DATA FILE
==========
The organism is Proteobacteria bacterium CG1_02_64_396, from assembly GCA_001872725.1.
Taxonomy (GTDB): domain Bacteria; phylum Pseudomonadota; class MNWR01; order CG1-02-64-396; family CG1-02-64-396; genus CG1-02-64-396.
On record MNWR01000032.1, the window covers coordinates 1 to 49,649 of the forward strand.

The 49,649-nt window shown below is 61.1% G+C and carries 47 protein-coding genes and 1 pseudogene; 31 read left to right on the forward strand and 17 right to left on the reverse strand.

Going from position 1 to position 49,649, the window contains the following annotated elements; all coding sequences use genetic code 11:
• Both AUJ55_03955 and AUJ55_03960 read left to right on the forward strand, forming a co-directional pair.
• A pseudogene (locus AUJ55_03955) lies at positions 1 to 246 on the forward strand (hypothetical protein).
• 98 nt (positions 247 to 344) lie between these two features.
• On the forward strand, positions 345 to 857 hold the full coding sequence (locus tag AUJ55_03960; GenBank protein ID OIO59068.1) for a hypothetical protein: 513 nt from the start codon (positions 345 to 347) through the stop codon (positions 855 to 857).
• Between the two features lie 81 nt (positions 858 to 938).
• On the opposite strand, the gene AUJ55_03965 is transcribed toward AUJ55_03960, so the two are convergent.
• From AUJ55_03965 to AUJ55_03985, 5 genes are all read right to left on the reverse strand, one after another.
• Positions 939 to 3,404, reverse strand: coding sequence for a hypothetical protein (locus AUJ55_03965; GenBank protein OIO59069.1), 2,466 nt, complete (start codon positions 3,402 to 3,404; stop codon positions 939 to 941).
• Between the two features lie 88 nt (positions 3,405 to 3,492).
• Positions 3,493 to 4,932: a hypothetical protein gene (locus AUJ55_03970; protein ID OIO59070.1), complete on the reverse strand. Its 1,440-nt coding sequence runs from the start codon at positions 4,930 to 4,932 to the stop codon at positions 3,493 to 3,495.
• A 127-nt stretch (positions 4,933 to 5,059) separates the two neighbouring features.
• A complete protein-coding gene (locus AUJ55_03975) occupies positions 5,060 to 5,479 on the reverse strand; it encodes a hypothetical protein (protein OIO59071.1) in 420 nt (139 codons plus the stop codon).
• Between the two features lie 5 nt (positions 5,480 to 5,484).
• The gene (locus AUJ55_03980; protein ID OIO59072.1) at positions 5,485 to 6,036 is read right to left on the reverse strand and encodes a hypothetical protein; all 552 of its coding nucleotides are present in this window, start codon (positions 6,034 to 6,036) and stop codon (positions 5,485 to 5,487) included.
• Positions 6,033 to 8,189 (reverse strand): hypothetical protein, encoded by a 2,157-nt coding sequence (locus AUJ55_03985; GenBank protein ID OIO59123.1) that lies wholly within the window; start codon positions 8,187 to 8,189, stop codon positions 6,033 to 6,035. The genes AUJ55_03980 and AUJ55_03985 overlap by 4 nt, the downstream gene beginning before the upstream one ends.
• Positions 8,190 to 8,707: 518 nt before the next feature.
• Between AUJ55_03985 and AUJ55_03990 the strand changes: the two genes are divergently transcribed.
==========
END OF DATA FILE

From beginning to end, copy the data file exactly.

The organism is Proteobacteria bacterium CG1_02_64_396, from assembly GCA_001872725.1.
Taxonomy (GTDB): domain Bacteria; phylum Pseudomonadota; class MNWR01; order CG1-02-64-396; family CG1-02-64-396; genus CG1-02-64-396.
On record MNWR01000032.1, the window covers coordinates 1 to 49,649 of the forward strand.

The 49,649-nt window shown below is 61.1% G+C and carries 47 protein-coding genes and 1 pseudogene; 31 read left to right on the forward strand and 17 right to left on the reverse strand.

Going from position 1 to position 49,649, the window contains the following annotated elements; all coding sequences use genetic code 11:
• Both AUJ55_03955 and AUJ55_03960 read left to right on the forward strand, forming a co-directional pair.
• A pseudogene (locus AUJ55_03955) lies at positions 1 to 246 on the forward strand (hypothetical protein).
• 98 nt (positions 247 to 344) lie between these two features.
• On the forward strand, positions 345 to 857 hold the full coding sequence (locus tag AUJ55_03960; GenBank protein ID OIO59068.1) for a hypothetical protein: 513 nt from the start codon (positions 345 to 347) through the stop codon (positions 855 to 857).
• Between the two features lie 81 nt (positions 858 to 938).
• On the opposite strand, the gene AUJ55_03965 is transcribed toward AUJ55_03960, so the two are convergent.
• From AUJ55_03965 to AUJ55_03985, 5 genes are all read right to left on the reverse strand, one after another.
• Positions 939 to 3,404, reverse strand: coding sequence for a hypothetical protein (locus AUJ55_03965; GenBank protein OIO59069.1), 2,466 nt, complete (start codon positions 3,402 to 3,404; stop codon positions 939 to 941).
• Between the two features lie 88 nt (positions 3,405 to 3,492).
• Positions 3,493 to 4,932: a hypothetical protein gene (locus AUJ55_03970; protein ID OIO59070.1), complete on the reverse strand. Its 1,440-nt coding sequence runs from the start codon at positions 4,930 to 4,932 to the stop codon at positions 3,493 to 3,495.
• A 127-nt stretch (positions 4,933 to 5,059) separates the two neighbouring features.
• A complete protein-coding gene (locus AUJ55_03975) occupies positions 5,060 to 5,479 on the reverse strand; it encodes a hypothetical protein (protein OIO59071.1) in 420 nt (139 codons plus the stop codon).
• Between the two features lie 5 nt (positions 5,480 to 5,484).
• The gene (locus AUJ55_03980; protein ID OIO59072.1) at positions 5,485 to 6,036 is read right to left on the reverse strand and encodes a hypothetical protein; all 552 of its coding nucleotides are present in this window, start codon (positions 6,034 to 6,036) and stop codon (positions 5,485 to 5,487) included.
• Positions 6,033 to 8,189 (reverse strand): hypothetical protein, encoded by a 2,157-nt coding sequence (locus AUJ55_03985; GenBank protein ID OIO59123.1) that lies wholly within the window; start codon positions 8,187 to 8,189, stop codon positions 6,033 to 6,035. The genes AUJ55_03980 and AUJ55_03985 overlap by 4 nt, the downstream gene beginning before the upstream one ends.
• Positions 8,190 to 8,707: 518 nt before the next feature.
• Between AUJ55_03985 and AUJ55_03990 the strand changes: the two genes are divergently transcribed.